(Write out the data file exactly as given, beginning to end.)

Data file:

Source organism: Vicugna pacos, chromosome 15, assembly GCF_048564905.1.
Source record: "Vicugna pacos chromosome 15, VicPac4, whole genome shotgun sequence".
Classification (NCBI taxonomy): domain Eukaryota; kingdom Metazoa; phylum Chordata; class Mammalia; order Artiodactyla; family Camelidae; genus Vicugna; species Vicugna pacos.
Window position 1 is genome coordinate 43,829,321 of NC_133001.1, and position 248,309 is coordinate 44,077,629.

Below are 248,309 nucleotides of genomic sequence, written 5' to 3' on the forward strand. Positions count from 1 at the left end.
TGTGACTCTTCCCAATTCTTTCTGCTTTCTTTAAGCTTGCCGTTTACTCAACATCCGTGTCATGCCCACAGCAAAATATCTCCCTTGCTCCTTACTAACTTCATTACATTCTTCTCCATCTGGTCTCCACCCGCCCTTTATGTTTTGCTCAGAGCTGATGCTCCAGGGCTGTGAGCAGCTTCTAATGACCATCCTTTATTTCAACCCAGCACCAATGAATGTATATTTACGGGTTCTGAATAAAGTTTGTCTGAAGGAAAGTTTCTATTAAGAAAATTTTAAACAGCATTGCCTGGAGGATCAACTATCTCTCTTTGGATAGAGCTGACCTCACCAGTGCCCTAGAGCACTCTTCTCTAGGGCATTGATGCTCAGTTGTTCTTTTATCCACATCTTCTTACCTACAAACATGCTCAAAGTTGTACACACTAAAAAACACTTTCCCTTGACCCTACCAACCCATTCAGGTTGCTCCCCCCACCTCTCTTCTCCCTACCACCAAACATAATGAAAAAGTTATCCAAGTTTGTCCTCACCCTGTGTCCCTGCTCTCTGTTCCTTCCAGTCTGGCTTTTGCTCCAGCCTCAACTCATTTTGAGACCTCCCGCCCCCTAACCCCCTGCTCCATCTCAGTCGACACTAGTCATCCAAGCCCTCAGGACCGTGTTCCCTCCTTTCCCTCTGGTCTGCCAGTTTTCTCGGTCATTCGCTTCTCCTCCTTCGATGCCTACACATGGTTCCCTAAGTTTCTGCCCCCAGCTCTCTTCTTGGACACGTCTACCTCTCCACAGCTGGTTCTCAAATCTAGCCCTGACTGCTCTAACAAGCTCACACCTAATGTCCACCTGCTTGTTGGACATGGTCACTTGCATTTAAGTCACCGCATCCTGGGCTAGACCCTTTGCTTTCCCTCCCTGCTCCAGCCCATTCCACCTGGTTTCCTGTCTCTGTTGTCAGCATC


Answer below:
Source organism: Vicugna pacos, chromosome 15, assembly GCF_048564905.1.
Source record: "Vicugna pacos chromosome 15, VicPac4, whole genome shotgun sequence".
Classification (NCBI taxonomy): domain Eukaryota; kingdom Metazoa; phylum Chordata; class Mammalia; order Artiodactyla; family Camelidae; genus Vicugna; species Vicugna pacos.
Window position 1 is genome coordinate 43,829,321 of NC_133001.1, and position 248,309 is coordinate 44,077,629.

Below are 248,309 nucleotides of genomic sequence, written 5' to 3' on the forward strand. Positions count from 1 at the left end.
TGTGACTCTTCCCAATTCTTTCTGCTTTCTTTAAGCTTGCCGTTTACTCAACATCCGTGTCATGCCCACAGCAAAATATCTCCCTTGCTCCTTACTAACTTCATTACATTCTTCTCCATCTGGTCTCCACCCGCCCTTTATGTTTTGCTCAGAGCTGATGCTCCAGGGCTGTGAGCAGCTTCTAATGACCATCCTTTATTTCAACCCAGCACCAATGAATGTATATTTACGGGTTCTGAATAAAGTTTGTCTGAAGGAAAGTTTCTATTAAGAAAATTTTAAACAGCATTGCCTGGAGGATCAACTATCTCTCTTTGGATAGAGCTGACCTCACCAGTGCCCTAGAGCACTCTTCTCTAGGGCATTGATGCTCAGTTGTTCTTTTATCCACATCTTCTTACCTACAAACATGCTCAAAGTTGTACACACTAAAAAACACTTTCCCTTGACCCTACCAACCCATTCAGGTTGCTCCCCCCACCTCTCTTCTCCCTACCACCAAACATAATGAAAAAGTTATCCAAGTTTGTCCTCACCCTGTGTCCCTGCTCTCTGTTCCTTCCAGTCTGGCTTTTGCTCCAGCCTCAACTCATTTTGAGACCTCCCGCCCCCTAACCCCCTGCTCCATCTCAGTCGACACTAGTCATCCAAGCCCTCAGGACCGTGTTCCCTCCTTTCCCTCTGGTCTGCCAGTTTTCTCGGTCATTCGCTTCTCCTCCTTCGATGCCTACACATGGTTCCCTAAGTTTCTGCCCCCAGCTCTCTTCTTGGACACGTCTACCTCTCCACAGCTGGTTCTCAAATCTAGCCCTGACTGCTCTAACAAGCTCACACCTAATGTCCACCTGCTTGTTGGACATGGTCACTTGCATTTAAGTCACCGCATCCTGGGCTAGACCCTTTGCTTTCCCTCCCTGCTCCAGCCCATTCCACCTGGTTTCCTGTCTCTGTTGTCAGCATC